A Harshad number, or Niven number in a given number base, is an integer that is divisible by the sum of its digits when written in that base. Harshad numbers were defined by D. R. Kaprekar, a mathematician from India. The word "Harshad" comes from the Sanskrit harṣa (joy) + da (give), meaning joy-giver. The Niven numbers take their name from Ivan M. Niven from a paper delivered at a conference on number theory in 1977. All integers between zero and n are Harshad numbers in base n.
Stated mathematically, let X be a positive integer with m digits when written in base n, and let the digits be ai (i = 0, 1, ..., m − 1). (It follows that ai must be either zero or a positive integer up to n − 1.) X can be expressed as
If there exists an integer A such that the following holds, then X is a Harshad number in base n:
Harshad numbers in base 10 form the sequence:
- 1, 2, 3, 4, 5, 6, 7, 8, 9, 10, 12, 18, 20, 21, 24, 27, 30, 36, 40, 42, 45, 48, 50, 54, 60, 63, 70, 72, 80, 81, 84, 90, 100, 102, 108, 110, 111, 112, 114, 117, 120, 126, 132, 133, 135, 140, 144, 150, 152, 153, 156, 162, 171, 180, 190, 192, 195, 198, 200, 201, ... (sequence A005349 in OEIS)
What numbers can be Harshad numbers? 
Given the divisibility test for 9, one might be tempted to generalize that all numbers divisible by 9 are also Harshad numbers. But for the purpose of determining the Harshadness of n, the digits of n can only be added up once and n must be divisible by that sum; otherwise, it is not a Harshad number. For example, 99 is not a Harshad number, since 9 + 9 = 18, and 99 is not divisible by 18.
The base number (and furthermore, its powers) will always be a Harshad number in its own base, since it will be represented as "10" and 1 + 0 = 1.
For a prime number to also be a Harshad number it must be less than or equal to the base number. Otherwise, the digits of the prime will add up to a number that is more than 1 but less than the prime and, obviously, it will not be divisible. For example: 11 is not Harshad in base 10 because the sum of its digits "11" is 1+1=2 and 11 is not divisible by 2, while in hexadecimal the number 11 may be represented as "B", the sum of whose digits is also B and clearly B is divisible by B, ergo it is Harshad in base 16.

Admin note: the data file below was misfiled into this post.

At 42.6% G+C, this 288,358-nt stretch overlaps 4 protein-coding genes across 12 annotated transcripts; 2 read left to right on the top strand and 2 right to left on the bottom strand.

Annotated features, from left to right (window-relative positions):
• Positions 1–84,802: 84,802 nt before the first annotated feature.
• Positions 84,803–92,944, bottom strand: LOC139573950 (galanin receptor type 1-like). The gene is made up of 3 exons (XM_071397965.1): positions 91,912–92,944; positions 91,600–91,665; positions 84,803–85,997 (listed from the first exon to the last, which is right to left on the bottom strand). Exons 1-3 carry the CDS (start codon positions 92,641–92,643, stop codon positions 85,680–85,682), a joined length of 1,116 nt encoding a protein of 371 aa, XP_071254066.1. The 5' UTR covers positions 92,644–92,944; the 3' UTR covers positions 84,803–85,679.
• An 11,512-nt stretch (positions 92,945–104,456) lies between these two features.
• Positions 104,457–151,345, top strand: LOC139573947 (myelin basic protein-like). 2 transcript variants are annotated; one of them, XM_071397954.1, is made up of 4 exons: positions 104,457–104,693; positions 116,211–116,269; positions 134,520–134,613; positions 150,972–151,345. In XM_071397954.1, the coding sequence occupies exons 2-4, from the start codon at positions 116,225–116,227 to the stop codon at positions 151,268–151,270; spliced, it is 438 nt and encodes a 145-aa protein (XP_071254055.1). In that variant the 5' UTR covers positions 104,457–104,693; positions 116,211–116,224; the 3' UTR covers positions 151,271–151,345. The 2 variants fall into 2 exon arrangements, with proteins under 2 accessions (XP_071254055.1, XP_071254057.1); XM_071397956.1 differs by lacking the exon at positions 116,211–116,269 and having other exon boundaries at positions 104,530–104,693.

Although the sequence of factorials starts with Harshad numbers in base 10, not all factorials are Harshad numbers. 432! is the first that is not.
Consecutive Harshad numbers 
Cooper and Kennedy proved in 1993 that no 21 consecutive integers are all Harshad numbers in base 10 but there are infinitely many consecutive sequences of length 20. They also constructed infinitely many 20-tuples of consecutive integers that are all Harshad numbers, smallest of which exceed 1044363342786.
The integers starting run of exactly n consecutive integers that are all Harshad numbers (i.e., smallest x such that x, x+1, ..., x+n-1 are Harshad numbers but x-1 and x+n are not) for n = 1,2,... are:
- 12, 20, 110, 510, 131052, 12751220, 10000095, 2162049150, 124324220, 1, 920067411130599, ... (sequence A060159 in OEIS)